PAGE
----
iTunes Tip: Create an “All Columns” Playlist to Examine Files

If you have a large iTunes library, you have probably spent a lot of time tagging your files to be able to sort them and find them easily. Good tagging is especially necessary if you use smart playlists: if you want to play, say, music released in the 1970s, you have to enter data for the Year tag of your music files. If you want to find music by composer, you need to fill in the Composer tag; and so on.

002.pngYou may know that you can edit tags for any files by selecting a single file, or a group of files (such as an album), then pressing Command-I (Control-I in Windows). If you’ve selected a single track, you can edit its tags; if you’ve selected multiple tracks, you can edit the tags they share, such as Artist, Album, Composer, Genre, etc.

But selecting tracks and pressing Command-I can be time-consuming. Here’s a quick way to get an overview of the tags in your files. Create a new playlist, and call it something like All Columns. Press Command-J (Control-J on Windows), and you’ll see a View Options palette. Check every option in this palette. This will show every possible column in the playlist, and you’ll be able to see all the editable tags – and some that you can’t edit, such as Time – for tracks you add to that playlist.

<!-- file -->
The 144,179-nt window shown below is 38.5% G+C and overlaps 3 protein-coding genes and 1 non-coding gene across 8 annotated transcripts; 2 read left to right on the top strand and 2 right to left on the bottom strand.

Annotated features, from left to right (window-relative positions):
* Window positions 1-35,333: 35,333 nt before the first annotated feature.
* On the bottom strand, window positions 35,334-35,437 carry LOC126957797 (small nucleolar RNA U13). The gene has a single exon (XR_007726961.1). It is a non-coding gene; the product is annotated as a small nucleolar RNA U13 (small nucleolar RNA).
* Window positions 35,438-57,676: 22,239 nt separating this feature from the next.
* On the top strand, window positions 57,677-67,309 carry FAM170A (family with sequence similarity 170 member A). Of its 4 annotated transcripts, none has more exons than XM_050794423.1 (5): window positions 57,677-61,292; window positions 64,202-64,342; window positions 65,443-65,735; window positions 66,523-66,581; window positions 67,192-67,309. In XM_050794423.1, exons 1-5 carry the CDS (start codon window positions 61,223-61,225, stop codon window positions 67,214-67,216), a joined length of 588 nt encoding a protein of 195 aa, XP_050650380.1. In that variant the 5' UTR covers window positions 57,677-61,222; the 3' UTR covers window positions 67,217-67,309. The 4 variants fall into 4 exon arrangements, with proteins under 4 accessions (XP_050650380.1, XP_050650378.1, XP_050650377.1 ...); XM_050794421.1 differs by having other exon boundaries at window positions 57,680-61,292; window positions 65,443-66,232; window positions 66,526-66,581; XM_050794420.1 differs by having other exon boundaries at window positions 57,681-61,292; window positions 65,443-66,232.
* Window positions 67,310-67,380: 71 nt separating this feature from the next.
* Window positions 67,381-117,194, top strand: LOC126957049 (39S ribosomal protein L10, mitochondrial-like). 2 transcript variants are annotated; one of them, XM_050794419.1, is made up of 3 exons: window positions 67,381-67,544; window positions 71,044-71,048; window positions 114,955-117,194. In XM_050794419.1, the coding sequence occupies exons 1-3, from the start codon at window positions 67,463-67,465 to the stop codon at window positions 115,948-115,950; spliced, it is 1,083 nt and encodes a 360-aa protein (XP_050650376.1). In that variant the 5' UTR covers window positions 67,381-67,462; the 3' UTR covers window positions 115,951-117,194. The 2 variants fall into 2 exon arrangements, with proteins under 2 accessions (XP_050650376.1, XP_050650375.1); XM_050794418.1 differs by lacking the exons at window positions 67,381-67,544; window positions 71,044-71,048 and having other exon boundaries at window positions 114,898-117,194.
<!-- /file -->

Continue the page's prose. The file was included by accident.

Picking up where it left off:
When you want to examine some of your files to see if you need to add or edit tags, drag them to this playlist. You’ll need to scroll horizontally to view all the columns, but you can re-order the columns by dragging their headers; drag the ones you view most often to the left of the window, so you can see them without scrolling. You’ll quickly see which tags you don’t use, and you can display the View Options palette again and uncheck them. For example, if you never use the BPM (beats per minute) tag, there’s no point in it taking up space in this window. If you don’t care about the Purchase Date, uncheck that tag as well.

With tracks in this playlist, you can sort by any tag (click a column header to sort by that tag; click the header again to change the sort order). You can see, for example, if certain tags aren’t filled in for tracks, then select them, either individually or in a group, and edit them.

When you’re finished, just delete the tracks from the playlist. You can add files at any time to get a quick overview of their tags, edit them, then delete them, all much more quickly than selecting files and pressing Command-I to view the tags.